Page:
Frisco sits at 9,092 feet, flanked on one side by the likes of Peak 1, Royal, Wichita, and Buffalo. On the other side, is Dillon Lake. There is a main “shoppy town” area which is 8 streets deep by 1 1/2 streets wide. Just outside of that perimeter is a log house on a hill. On Saturday morning, Anne stood on the front porch with a mug of tea and welcomed me up.
We caught up, played Scrabble, he-manned my totes up the not negligible slope, and went for a hike-about on the mountain trails which start just up the street from our house. That evening we met Joel, Anne’s other, and I was introduced to the Cool Bus. A short bus which Joel purchased some four years ago and since then, has been filling it with love. It boasts a hand-built table, an array of seating options, and a formidable bumper sticker collection. A core clan of 4 gents once took the cool bus on a rambling tour up to Oregon. A highlighted map of this trip adorns the ceiling. We drove the old girl to a public concert in Keystone and I got a feel for my new community.
Anne worked on Sunday so Joel and I decided to pass the day. I got an introduction to the lay of the land and the towns which have cropped up here. He introduced me to the mountains by name. Then we decided to paddle out on the reservoir. We loaded the gigantic metal canoe frame onto the top of Joel’s ’86 wood paneled Wagoneer and drove down the hill. We put in and were just going about the business of relaxing when the afternoon thunder-storm rolled in. We retreated from the water just as the first claps came a boomin’.
Jacoby, who dreams of being on The Amazing Race came up from Denver with a camera savvy friend and a pocketful of ideas on how to cast their 3 minute audition video for the show. The rest of the afternoon was spent long boarding down back roads,climbing rocks, and waiting out thunderstorms then playing in the road mist which curled up into the evening sunlight.
By 6, everyone was off of work and the clears had skied, so we loaded up a flotilla of canoe and 3 kayaks, and all set in to the water. Anne, Em, and I dodged about in the kayaks while the men manned the canoe. Forest clad mountains roll up on all sides of man-made Dillon Reservoir. Much like Smithville Lake, somewhere at the bottom of it lies the shell of a town who lost land rights…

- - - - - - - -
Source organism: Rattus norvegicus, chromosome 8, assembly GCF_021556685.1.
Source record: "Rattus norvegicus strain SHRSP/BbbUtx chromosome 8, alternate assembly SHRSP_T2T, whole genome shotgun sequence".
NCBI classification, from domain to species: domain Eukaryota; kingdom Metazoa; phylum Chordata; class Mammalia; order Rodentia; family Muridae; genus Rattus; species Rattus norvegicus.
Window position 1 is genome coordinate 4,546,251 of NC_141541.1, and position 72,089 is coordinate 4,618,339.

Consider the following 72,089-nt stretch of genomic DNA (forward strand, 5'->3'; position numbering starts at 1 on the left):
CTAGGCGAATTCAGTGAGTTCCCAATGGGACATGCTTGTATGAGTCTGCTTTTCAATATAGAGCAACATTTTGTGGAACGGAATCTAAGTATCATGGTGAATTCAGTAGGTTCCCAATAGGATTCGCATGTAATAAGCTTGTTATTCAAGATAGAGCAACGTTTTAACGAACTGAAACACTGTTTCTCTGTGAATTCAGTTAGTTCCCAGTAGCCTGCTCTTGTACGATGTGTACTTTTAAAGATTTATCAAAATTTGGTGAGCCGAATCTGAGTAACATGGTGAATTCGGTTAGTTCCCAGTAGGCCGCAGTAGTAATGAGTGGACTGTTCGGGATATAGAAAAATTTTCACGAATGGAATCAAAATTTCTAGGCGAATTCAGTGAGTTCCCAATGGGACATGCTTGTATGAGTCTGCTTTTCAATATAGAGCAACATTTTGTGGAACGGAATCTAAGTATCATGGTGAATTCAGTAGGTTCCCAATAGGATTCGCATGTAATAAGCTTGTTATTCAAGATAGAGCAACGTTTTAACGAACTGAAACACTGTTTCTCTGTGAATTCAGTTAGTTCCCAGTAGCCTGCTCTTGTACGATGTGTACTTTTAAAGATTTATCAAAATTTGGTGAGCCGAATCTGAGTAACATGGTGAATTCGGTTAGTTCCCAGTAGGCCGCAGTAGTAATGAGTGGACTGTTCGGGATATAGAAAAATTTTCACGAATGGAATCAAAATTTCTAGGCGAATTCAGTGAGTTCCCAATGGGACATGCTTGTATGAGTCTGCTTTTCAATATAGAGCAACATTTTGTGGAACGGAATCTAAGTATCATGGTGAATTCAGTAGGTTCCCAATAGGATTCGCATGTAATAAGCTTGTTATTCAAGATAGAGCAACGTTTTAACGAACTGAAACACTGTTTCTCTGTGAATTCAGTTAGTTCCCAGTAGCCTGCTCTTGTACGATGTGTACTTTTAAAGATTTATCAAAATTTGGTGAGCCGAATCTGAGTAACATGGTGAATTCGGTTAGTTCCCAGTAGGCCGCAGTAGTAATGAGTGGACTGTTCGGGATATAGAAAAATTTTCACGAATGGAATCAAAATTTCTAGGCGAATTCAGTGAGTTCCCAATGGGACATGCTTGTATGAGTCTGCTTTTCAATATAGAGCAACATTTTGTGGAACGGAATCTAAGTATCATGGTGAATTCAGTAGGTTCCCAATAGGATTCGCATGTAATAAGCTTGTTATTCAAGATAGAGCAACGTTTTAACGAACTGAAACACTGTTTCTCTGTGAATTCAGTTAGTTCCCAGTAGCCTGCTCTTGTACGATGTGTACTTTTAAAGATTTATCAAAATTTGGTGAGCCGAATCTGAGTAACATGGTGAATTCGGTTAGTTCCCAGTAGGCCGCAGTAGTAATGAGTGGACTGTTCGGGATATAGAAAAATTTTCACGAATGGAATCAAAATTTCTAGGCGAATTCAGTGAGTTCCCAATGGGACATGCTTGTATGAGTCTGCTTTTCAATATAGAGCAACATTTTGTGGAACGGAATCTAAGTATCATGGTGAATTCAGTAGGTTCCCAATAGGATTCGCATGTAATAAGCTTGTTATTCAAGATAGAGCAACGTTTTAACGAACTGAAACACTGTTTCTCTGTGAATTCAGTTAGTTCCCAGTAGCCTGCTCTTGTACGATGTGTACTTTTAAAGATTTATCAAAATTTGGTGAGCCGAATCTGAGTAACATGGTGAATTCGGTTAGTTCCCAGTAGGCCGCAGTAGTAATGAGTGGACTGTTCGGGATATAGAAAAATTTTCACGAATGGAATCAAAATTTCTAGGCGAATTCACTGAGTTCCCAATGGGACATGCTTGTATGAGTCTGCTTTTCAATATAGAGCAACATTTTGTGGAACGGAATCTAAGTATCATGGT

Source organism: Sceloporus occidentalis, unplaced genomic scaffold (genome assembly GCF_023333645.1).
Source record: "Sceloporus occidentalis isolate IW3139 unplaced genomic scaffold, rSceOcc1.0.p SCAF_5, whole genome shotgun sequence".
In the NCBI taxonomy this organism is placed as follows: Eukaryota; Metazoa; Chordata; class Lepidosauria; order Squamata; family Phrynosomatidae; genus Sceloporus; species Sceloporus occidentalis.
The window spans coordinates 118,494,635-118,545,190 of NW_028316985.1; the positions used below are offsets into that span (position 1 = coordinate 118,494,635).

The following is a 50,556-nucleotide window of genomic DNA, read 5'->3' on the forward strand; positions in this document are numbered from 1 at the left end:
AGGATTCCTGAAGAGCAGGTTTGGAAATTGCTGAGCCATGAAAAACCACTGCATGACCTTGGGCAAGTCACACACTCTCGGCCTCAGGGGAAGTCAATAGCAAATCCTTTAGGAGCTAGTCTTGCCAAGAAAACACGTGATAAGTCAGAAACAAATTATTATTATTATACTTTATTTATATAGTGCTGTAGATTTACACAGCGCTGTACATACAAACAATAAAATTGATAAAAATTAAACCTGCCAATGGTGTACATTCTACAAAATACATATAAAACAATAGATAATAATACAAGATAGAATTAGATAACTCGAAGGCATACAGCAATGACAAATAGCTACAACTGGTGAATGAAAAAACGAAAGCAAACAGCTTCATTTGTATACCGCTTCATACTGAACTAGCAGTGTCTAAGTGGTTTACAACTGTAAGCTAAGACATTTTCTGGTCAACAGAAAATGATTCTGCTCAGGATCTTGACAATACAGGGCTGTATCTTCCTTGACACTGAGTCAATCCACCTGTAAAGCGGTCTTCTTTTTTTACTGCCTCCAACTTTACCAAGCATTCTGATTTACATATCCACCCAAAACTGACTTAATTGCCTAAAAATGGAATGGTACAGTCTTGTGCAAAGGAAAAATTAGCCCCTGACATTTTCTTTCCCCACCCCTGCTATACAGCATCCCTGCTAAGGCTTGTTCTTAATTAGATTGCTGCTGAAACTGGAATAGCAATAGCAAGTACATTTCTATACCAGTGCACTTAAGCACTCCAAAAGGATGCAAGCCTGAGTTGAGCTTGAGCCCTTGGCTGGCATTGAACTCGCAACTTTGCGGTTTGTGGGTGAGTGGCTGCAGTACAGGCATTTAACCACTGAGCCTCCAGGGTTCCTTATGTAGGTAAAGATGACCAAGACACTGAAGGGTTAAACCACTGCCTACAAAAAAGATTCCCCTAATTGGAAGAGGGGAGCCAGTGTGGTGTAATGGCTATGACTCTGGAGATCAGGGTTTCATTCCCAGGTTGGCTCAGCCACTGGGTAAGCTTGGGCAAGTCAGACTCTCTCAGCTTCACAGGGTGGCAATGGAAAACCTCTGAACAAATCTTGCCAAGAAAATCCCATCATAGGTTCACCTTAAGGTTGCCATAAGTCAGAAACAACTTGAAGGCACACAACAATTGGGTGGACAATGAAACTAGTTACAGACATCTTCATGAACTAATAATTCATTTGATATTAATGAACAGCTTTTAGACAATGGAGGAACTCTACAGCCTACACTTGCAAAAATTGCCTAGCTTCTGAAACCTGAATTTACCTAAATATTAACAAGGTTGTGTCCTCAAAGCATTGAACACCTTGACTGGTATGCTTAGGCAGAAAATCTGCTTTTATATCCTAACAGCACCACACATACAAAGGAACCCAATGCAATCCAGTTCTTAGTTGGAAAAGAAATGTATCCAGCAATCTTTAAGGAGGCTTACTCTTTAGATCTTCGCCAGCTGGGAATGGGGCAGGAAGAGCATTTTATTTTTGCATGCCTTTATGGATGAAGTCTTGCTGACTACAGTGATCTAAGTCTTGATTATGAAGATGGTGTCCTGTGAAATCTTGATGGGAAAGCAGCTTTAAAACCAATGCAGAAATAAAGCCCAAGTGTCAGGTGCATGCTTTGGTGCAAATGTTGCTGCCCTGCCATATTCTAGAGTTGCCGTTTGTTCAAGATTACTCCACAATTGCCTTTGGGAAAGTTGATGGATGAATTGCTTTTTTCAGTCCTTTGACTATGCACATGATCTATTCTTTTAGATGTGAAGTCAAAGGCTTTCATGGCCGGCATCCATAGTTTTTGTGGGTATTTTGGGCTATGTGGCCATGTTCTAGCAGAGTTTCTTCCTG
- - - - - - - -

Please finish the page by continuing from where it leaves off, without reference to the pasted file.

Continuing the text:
Night came on and the moon peeped from behind veils of milky clouds. Glinting, razor sharp mountain stars punctuated the clear panels of sky. I sleep heavily at elevation.
On Monday morning I went about figuring out how to get around town, introduced myself at the library, talked to a local Credit Union. It turns out that to settle in here, one must first have a month of residency and be able to prove it. I did some job snooping and then went for another frolic (I would not call what I am able to do up here, “running” quite yet). That afternoon I attempted for a third time to fix Frank’s stupid flat tube and to get the tire to seal under the rim. Tim King had made it look so easy and natural when he was assembling Frank that I was not prepared for a struggle of this magnitude.
So I gave up on Frank for the afternoon and went about cooking with Anne. That evening 6 of us gals gathered around over antipastos and just generally enjoyed one another’s company and stories.
This morning, Anne, Em, and I climbed Mount Royal. Now I am contemplating how very very much I am going to need a camera.